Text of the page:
I have long held that some scrupulous people do so out of a holier than thou place. Not all, but some.

That being said, Mass was kinda empty today…:eek:


#10

If they can’t get out of their shift, they would lose their job, etc. then that is necessary work and I think that doesn’t count. It wouldn’t be a mortal sin.


#11

Mortal sin requires 3 things. Grave matter. Full consent of the will and knowledge.

My point is that NONE of those three exist for someone scheduled to work on an HDO. You obviously agree on some of them but I think you need to say what the “Grave Matter” would be. Please. Isn’t the obligation to attend Mass? While the Sunday rest from work can be tied to God’s laws and creation, how is an HDO supposed to be a day of rest?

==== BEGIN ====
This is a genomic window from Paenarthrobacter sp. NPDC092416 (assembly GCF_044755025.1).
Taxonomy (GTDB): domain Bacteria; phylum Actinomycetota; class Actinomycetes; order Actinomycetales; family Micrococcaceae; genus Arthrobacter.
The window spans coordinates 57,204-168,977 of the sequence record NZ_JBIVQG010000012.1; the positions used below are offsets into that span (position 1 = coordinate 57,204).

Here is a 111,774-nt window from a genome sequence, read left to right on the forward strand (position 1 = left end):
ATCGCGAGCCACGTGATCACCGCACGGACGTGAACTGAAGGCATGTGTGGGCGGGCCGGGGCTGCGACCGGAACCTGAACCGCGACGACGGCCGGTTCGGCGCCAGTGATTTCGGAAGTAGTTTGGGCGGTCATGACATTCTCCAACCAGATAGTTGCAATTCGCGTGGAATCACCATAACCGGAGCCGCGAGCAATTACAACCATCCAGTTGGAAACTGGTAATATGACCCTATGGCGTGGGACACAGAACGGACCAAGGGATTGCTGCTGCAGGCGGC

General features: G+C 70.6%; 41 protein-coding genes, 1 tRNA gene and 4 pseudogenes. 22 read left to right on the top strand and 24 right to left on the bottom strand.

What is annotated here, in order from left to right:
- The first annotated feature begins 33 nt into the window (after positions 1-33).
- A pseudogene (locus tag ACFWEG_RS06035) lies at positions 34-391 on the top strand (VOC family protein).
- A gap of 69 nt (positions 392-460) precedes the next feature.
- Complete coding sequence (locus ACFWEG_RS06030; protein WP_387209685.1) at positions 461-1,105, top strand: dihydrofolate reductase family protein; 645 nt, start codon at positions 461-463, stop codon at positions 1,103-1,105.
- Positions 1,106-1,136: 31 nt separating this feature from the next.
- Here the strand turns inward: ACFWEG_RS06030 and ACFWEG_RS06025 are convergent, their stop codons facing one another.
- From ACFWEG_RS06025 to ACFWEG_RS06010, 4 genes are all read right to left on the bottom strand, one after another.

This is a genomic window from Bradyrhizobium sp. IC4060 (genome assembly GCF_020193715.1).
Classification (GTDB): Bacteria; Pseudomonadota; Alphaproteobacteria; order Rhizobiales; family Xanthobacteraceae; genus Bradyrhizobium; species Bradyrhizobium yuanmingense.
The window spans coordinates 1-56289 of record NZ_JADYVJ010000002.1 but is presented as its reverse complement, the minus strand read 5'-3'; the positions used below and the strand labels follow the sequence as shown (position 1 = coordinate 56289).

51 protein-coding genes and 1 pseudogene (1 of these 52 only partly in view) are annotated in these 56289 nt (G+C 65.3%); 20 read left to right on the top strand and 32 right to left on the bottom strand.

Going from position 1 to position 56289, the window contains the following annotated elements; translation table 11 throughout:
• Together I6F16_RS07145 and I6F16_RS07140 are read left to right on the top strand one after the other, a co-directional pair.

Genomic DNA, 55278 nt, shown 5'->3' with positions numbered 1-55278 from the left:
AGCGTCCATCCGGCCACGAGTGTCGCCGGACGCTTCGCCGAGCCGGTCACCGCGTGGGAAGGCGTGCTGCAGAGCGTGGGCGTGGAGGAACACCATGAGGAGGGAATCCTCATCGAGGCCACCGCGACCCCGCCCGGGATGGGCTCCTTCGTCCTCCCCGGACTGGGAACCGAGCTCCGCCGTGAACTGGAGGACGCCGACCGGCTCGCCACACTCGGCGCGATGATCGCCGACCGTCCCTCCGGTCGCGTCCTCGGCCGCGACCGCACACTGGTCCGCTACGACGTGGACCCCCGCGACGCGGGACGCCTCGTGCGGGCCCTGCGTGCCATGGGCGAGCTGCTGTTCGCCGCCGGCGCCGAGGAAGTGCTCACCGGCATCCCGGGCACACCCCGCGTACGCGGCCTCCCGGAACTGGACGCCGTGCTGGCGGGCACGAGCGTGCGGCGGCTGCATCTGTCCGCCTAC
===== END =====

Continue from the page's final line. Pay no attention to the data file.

#12

vatican.va/archive/ccc_css/archive/catechism/p3s2c1a3.htm

2185 On Sundays and other holy days of obligation, the faithful are to refrain from engaging in work or activities that hinder the worship owed to God, the joy proper to the Lord’s Day, the performance of the works of mercy, and the appropriate relaxation of mind and body.123 Family needs or important social service can legitimately excuse from the obligation of Sunday rest. The faithful should see to it that legitimate excuses do not lead to habits prejudicial to religion, family life, and health.